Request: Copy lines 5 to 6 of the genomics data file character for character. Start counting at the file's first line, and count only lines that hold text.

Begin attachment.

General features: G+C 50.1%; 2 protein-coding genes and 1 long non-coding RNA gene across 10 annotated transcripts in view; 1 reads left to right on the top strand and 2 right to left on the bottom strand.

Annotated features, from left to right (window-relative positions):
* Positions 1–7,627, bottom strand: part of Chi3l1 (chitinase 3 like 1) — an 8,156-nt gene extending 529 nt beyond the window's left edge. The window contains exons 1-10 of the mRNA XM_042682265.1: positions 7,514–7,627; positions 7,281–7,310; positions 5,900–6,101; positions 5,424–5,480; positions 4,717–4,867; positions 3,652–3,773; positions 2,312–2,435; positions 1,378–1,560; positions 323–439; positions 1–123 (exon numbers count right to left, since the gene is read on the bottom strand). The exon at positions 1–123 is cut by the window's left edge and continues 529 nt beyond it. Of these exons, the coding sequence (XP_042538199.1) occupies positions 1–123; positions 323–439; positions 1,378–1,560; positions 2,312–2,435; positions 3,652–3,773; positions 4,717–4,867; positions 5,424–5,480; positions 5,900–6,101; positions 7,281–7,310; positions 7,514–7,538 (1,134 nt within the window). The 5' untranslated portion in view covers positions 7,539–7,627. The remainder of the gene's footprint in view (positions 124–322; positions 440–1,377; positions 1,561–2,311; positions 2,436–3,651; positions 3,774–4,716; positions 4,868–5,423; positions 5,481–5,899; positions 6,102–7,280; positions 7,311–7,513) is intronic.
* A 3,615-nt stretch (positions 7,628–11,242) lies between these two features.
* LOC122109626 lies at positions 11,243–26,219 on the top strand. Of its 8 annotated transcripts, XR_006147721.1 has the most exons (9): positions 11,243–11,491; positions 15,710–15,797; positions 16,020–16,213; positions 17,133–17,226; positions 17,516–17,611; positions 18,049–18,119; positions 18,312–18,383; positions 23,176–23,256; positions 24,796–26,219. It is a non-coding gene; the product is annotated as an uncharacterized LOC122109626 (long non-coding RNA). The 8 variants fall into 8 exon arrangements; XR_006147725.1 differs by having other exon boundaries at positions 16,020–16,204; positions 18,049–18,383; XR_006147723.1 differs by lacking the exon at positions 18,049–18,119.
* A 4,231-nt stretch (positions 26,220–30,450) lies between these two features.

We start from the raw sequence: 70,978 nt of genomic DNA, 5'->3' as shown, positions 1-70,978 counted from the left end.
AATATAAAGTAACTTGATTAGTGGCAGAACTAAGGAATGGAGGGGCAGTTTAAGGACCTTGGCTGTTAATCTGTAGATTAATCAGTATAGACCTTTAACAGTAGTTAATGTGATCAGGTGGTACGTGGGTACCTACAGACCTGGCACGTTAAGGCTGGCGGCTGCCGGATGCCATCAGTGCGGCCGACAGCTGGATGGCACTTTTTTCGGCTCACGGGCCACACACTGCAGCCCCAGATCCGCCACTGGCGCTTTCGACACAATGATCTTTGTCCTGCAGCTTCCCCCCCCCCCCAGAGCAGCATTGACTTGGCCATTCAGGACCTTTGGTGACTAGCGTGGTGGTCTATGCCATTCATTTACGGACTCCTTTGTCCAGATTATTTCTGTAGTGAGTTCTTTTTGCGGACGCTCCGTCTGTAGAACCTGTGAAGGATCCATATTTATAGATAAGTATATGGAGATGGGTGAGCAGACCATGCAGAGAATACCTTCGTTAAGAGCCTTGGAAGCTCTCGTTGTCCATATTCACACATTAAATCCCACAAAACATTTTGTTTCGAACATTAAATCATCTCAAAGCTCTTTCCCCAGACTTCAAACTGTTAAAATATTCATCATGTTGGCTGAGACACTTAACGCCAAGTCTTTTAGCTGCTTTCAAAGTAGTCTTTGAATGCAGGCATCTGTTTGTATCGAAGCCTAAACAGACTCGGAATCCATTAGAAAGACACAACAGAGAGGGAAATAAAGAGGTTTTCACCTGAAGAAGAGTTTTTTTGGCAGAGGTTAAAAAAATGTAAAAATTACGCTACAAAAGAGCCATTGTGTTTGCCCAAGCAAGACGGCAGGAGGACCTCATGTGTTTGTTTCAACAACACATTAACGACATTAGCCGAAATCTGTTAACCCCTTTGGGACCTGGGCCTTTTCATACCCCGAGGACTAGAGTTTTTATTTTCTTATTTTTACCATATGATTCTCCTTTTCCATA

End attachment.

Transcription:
* LOC122109626 lies at positions 11,243–26,219 on the top strand. Of its 8 annotated transcripts, XR_006147721.1 has the most exons (9): positions 11,243–11,491; positions 15,710–15,797; positions 16,020–16,213; positions 17,133–17,226; positions 17,516–17,611; positions 18,049–18,119; positions 18,312–18,383; positions 23,176–23,256; positions 24,796–26,219. It is a non-coding gene; the product is annotated as an uncharacterized LOC122109626 (long non-coding RNA). The 8 variants fall into 8 exon arrangements; XR_006147725.1 differs by having other exon boundaries at positions 16,020–16,204; positions 18,049–18,383; XR_006147723.1 differs by lacking the exon at positions 18,049–18,119.
* A 4,231-nt stretch (positions 26,220–30,450) lies between these two features.